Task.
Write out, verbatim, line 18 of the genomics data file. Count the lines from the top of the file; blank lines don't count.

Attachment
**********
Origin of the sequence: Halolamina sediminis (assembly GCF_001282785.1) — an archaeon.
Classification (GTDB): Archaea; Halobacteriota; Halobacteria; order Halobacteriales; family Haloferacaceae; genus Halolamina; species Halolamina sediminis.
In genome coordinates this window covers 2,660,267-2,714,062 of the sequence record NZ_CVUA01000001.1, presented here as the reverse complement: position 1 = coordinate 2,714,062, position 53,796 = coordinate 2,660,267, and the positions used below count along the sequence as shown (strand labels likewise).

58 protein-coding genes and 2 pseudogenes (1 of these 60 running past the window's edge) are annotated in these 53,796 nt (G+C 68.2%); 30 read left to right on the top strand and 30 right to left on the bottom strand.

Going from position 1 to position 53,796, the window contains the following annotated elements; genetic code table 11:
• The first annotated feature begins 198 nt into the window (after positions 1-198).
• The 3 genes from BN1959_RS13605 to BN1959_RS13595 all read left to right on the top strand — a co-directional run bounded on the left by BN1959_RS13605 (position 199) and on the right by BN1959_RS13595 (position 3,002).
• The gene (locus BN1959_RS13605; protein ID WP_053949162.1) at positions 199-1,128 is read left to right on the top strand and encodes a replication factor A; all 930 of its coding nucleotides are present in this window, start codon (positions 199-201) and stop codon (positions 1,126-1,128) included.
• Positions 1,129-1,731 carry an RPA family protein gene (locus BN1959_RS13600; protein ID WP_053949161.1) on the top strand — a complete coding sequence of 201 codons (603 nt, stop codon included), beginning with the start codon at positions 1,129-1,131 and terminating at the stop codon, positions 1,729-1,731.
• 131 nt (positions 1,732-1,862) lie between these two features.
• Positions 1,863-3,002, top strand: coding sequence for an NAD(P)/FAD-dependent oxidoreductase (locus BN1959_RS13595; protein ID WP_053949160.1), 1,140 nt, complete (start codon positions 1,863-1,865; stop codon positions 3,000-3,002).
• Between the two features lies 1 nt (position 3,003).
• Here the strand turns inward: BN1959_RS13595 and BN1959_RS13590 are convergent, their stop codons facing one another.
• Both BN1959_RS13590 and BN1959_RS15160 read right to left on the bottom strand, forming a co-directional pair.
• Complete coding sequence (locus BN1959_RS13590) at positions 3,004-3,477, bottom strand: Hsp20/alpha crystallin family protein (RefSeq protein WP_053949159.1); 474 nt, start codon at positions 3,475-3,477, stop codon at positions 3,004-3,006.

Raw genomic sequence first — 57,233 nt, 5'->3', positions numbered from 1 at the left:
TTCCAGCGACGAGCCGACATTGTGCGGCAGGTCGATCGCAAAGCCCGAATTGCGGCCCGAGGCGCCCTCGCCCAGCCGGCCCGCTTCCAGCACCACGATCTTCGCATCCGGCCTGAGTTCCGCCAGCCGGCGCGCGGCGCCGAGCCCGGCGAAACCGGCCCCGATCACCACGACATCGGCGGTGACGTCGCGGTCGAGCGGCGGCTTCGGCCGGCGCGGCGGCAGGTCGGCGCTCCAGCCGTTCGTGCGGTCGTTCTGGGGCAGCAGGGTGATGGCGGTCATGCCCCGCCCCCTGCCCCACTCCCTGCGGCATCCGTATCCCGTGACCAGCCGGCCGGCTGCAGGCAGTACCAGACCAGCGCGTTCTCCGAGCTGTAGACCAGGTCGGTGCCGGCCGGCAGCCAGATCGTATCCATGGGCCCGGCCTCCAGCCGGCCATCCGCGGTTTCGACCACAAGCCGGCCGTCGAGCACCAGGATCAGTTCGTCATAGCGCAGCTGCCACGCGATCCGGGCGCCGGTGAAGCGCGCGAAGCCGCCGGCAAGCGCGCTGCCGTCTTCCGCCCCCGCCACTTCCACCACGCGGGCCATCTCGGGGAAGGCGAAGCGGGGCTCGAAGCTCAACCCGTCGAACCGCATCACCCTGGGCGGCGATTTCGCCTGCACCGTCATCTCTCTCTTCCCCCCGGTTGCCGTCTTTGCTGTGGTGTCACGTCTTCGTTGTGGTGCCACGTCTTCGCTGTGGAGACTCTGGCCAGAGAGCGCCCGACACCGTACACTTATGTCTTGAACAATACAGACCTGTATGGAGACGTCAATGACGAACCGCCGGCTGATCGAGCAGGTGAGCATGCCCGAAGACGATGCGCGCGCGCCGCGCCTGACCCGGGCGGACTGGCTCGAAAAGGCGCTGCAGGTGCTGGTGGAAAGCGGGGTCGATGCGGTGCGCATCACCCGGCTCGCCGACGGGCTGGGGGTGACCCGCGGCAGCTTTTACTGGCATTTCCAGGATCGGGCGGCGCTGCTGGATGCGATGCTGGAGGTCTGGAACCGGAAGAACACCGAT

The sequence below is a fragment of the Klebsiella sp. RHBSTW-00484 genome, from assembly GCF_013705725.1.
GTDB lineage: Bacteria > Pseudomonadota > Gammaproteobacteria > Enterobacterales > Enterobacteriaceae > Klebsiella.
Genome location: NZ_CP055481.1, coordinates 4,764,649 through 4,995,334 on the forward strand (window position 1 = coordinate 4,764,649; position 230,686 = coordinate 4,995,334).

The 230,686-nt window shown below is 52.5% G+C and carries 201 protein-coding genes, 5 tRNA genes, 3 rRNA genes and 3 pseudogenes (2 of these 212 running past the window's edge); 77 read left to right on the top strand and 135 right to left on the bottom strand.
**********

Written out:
The sequence below is a fragment of the Klebsiella sp. RHBSTW-00484 genome, from assembly GCF_013705725.1.